So, just be yourself, and be nice.
1.5. Problem Solving
Coders are inherently good problem solvers. That’s what they are hired to do. So, here’s another top tip: Unless you are asked specifically about a programming problem you had to solve, go off topic, and link it to one of the other Soft Skills listed here.
Perhaps even try to be a bit blasé about the coding side of it:
“Well of course I can debug my own or someone else’s work...that’s just part of the job. But, an interesting problem I had to solve was when someone in the team wasn’t doing X, Y, or Z, and so I approached them at break one day and I discovered A, B, or C (while being nice: see above). Then, I collaborated with them on the issue until we got to X result. (i.e. teamwork: see below)
2. Team Work
People who get on with each other and help each other out are generally more sought after and more effective at getting things done. While the idea of working as part of a collective in order to achieve greater things may seem quite a lofty ideal, ‘team work’ is still one the best guaranteed predictors of personal and business success. It’s also one of the standard default questions that is universally guaranteed to be asked in interview for any job you ever apply for...ever.
Indeed, being able to demonstrate your past ability to work as part of a team in previous situations may well prove to be one of the attractive qualities about you to prospective employers.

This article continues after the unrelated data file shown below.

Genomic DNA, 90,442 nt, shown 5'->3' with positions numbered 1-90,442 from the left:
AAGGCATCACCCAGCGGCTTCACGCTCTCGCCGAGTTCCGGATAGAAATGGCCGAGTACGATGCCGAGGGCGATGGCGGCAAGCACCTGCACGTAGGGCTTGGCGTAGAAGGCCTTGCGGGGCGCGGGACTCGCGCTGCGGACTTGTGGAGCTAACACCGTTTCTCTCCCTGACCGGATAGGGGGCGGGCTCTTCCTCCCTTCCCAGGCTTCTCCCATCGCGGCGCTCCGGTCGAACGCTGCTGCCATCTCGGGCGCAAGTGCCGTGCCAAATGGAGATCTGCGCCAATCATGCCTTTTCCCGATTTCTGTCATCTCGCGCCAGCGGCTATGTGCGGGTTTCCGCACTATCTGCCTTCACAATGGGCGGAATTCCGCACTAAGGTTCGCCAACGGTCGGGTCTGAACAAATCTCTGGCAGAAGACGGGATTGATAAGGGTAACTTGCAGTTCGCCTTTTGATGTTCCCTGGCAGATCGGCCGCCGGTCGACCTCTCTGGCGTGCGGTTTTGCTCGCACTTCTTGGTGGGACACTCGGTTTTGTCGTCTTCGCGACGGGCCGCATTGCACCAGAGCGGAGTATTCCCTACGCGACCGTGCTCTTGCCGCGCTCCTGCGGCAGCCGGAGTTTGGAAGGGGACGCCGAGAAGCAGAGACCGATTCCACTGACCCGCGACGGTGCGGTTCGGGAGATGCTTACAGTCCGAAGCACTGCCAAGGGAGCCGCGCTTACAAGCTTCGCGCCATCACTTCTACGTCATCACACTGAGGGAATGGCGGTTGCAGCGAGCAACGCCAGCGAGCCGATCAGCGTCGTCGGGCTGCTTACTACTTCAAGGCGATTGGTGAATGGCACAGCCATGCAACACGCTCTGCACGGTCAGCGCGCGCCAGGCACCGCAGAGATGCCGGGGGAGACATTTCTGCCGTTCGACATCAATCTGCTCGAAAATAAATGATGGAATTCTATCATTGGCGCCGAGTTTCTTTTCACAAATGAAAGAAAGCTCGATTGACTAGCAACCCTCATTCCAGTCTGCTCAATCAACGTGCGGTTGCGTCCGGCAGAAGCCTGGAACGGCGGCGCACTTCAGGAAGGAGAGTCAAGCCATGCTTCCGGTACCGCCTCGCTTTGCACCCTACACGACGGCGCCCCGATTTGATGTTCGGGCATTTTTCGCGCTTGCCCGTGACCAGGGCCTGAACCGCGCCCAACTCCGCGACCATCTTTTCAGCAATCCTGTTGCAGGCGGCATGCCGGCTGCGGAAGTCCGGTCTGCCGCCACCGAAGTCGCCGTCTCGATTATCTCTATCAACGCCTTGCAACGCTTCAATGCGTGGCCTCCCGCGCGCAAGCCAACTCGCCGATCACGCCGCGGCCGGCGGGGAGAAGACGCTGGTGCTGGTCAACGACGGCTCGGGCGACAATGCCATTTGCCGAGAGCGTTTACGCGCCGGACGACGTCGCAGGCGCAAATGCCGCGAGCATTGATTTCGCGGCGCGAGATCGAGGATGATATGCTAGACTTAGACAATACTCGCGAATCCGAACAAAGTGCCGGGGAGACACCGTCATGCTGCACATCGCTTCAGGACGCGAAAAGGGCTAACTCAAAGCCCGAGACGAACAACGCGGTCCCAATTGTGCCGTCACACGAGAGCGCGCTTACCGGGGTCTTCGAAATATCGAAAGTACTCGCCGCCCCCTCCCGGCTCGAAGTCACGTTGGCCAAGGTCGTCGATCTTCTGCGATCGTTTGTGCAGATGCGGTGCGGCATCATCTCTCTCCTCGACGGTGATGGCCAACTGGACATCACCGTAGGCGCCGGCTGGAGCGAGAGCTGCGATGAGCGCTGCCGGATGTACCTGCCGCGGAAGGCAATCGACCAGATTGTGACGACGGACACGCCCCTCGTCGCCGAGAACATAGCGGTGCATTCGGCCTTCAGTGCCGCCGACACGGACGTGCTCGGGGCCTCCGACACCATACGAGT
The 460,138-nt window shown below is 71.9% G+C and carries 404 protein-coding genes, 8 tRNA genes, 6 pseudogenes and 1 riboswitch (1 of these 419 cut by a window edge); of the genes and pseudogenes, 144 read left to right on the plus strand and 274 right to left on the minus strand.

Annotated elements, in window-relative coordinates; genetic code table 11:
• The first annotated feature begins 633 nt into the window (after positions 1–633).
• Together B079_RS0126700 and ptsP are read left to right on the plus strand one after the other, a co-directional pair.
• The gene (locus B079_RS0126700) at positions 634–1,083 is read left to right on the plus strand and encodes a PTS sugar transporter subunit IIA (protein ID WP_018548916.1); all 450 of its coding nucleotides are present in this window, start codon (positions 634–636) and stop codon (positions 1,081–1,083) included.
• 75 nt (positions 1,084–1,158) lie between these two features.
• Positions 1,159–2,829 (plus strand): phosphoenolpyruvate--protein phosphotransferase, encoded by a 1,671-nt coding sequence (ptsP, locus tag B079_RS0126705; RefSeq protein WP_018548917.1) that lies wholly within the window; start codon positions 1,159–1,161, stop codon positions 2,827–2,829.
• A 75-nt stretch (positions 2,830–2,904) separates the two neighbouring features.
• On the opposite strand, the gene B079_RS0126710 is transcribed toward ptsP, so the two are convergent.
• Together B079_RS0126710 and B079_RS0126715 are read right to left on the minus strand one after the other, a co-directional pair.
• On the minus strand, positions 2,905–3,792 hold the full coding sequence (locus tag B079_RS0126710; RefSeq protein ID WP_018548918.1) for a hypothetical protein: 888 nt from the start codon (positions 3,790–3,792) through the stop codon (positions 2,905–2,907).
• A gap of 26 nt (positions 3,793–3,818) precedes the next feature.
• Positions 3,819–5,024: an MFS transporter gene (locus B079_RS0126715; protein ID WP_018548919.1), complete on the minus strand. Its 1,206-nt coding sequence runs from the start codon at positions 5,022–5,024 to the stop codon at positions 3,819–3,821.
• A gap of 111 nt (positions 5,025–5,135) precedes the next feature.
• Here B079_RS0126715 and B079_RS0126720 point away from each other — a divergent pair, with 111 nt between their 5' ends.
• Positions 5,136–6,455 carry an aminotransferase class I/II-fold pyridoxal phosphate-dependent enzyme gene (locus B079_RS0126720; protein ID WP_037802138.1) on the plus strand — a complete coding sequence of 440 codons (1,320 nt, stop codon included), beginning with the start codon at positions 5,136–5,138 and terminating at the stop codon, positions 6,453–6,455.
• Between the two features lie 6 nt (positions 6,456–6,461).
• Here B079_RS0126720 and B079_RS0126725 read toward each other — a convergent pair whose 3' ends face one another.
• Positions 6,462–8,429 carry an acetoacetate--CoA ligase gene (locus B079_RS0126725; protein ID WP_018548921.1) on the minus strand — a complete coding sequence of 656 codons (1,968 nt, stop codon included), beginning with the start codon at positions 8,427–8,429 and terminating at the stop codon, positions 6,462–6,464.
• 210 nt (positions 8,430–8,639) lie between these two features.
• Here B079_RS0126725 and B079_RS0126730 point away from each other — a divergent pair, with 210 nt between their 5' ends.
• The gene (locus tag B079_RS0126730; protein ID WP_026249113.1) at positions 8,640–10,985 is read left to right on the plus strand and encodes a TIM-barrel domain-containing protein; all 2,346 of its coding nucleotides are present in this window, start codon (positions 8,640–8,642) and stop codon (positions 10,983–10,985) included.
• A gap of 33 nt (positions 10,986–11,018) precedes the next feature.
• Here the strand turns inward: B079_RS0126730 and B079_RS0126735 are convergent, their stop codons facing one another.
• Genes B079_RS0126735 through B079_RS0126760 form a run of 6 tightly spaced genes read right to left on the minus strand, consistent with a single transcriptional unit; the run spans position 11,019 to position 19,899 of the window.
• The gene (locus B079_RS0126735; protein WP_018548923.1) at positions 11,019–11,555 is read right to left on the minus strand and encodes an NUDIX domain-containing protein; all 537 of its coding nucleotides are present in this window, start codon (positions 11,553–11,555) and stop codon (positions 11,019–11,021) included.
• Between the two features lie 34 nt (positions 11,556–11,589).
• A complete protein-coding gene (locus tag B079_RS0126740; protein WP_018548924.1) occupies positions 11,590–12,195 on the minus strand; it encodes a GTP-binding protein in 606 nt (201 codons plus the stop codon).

Get some experience of working in team-based environments. Sign up for hackathons that help refugees, highlight the fact you play in a sports team, or help out a youth club, or maybe the fact you mentor others. And if you don’t, sign up and start.
And of course, smile. (See above: be nice.)
3. Can you teach yourself?
Well, can you?
Even if you anticipate you’re going to be working for a company like Microsoft or Google, this is another one of the key Soft Skills going. While some of the big guns have their own certified training programs, most companies survive in a world constrained by budgets and time. It’s not ideal, but it’s the way it is.
This skill in particular can feel like a bit of a kick in the teeth for some people who have gone and gotten degrees in their respective programming language. It’s also one of the reasons why self-taught coders who can demonstrate or prove their abilities with a portfolio can often bag jobs in the coding industry without a degree or any formal courses.
As I mentioned above, the tech world and by definition, coding, is in a state of constant flux and revolution. What you might have known about one particular language three years ago likely has moved forward in leaps and bounds since.